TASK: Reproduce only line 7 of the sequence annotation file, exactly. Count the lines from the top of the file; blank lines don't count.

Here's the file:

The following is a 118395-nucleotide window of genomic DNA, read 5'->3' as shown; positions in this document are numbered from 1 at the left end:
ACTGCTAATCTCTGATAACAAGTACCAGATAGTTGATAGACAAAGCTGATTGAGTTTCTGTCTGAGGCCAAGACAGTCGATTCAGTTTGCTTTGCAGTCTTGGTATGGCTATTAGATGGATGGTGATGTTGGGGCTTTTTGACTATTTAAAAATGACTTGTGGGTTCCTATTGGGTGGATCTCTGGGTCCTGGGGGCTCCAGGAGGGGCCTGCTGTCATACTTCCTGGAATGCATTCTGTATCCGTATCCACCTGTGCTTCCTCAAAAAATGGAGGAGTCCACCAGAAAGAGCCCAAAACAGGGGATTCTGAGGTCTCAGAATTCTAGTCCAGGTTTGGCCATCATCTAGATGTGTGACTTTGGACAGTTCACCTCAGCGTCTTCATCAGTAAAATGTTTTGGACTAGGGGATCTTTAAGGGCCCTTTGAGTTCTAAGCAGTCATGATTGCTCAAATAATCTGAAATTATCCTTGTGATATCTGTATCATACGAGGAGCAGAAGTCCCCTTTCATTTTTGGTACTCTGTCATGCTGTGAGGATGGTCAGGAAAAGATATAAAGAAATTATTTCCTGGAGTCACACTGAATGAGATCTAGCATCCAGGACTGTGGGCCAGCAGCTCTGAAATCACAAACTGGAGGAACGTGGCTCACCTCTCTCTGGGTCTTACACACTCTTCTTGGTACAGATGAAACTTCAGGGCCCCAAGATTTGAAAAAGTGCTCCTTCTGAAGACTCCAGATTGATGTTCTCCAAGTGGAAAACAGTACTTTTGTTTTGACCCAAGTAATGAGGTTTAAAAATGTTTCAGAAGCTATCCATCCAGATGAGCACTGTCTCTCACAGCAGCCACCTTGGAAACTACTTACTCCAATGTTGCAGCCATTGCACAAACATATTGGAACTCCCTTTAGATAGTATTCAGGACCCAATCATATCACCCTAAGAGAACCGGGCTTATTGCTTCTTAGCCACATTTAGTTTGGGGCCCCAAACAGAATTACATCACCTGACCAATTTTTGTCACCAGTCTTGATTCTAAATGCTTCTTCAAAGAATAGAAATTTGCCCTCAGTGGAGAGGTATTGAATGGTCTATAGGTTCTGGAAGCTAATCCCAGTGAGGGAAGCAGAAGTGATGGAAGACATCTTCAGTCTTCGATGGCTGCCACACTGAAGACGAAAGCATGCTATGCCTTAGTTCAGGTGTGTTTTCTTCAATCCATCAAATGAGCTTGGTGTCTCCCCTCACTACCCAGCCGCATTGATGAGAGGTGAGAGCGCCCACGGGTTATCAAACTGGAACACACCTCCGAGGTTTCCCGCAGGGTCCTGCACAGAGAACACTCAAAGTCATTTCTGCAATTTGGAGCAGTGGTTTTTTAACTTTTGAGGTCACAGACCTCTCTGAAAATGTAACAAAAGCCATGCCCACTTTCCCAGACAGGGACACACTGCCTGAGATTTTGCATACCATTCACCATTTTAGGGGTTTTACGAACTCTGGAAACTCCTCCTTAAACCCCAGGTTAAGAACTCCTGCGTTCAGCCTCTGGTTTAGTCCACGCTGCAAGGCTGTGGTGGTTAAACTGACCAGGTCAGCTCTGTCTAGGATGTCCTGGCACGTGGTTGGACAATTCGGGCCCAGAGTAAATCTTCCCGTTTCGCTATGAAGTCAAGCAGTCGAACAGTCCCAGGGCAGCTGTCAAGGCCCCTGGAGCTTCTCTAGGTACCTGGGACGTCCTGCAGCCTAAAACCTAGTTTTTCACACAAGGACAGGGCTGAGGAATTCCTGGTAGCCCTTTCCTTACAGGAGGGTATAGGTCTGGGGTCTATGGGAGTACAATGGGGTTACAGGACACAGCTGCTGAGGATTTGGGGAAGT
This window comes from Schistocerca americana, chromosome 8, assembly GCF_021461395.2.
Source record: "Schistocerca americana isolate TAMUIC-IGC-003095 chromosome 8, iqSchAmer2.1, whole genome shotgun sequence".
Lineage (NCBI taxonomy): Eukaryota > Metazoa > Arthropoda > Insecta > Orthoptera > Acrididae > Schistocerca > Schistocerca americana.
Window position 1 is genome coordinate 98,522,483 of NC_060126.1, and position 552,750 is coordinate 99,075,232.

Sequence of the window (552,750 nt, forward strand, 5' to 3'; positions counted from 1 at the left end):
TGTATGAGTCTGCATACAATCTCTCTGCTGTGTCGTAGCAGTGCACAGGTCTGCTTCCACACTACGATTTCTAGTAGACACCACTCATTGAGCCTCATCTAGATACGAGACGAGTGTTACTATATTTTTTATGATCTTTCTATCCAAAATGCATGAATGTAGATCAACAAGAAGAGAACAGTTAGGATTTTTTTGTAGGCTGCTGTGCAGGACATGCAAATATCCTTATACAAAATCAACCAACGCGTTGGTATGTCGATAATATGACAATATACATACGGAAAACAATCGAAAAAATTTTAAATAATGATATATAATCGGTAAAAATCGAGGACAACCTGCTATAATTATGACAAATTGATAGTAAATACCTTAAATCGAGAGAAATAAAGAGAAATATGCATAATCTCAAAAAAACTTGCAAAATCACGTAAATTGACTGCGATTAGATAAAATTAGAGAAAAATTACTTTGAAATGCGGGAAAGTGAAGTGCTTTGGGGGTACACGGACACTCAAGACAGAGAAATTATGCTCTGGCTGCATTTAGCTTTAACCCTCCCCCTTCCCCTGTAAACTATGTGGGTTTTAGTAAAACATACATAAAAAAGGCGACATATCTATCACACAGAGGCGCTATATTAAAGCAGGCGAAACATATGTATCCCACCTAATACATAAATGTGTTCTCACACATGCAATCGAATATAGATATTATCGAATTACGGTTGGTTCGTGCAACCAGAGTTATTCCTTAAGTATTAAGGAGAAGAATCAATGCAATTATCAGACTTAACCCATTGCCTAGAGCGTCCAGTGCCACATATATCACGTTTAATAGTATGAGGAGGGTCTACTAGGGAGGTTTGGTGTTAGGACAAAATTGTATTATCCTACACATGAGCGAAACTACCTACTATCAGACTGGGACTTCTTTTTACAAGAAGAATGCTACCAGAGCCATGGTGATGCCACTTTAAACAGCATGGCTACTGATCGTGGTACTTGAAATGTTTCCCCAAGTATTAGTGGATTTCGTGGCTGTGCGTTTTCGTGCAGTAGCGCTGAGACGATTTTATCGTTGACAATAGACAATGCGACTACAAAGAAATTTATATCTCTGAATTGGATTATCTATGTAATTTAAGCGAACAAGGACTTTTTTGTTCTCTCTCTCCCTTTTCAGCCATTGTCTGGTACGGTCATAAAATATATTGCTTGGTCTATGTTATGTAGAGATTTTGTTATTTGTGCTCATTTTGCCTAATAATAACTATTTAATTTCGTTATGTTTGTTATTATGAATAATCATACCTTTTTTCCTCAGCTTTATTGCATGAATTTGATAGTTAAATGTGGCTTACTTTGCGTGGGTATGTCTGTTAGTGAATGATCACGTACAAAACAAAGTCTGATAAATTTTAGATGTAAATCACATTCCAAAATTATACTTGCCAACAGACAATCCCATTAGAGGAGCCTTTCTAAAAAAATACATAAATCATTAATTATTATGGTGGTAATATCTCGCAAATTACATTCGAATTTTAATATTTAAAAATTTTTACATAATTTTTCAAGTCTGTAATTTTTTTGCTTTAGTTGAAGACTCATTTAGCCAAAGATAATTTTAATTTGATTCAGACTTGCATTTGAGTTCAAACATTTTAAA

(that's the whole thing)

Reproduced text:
Sequence of the window (552,750 nt, forward strand, 5' to 3'; positions counted from 1 at the left end):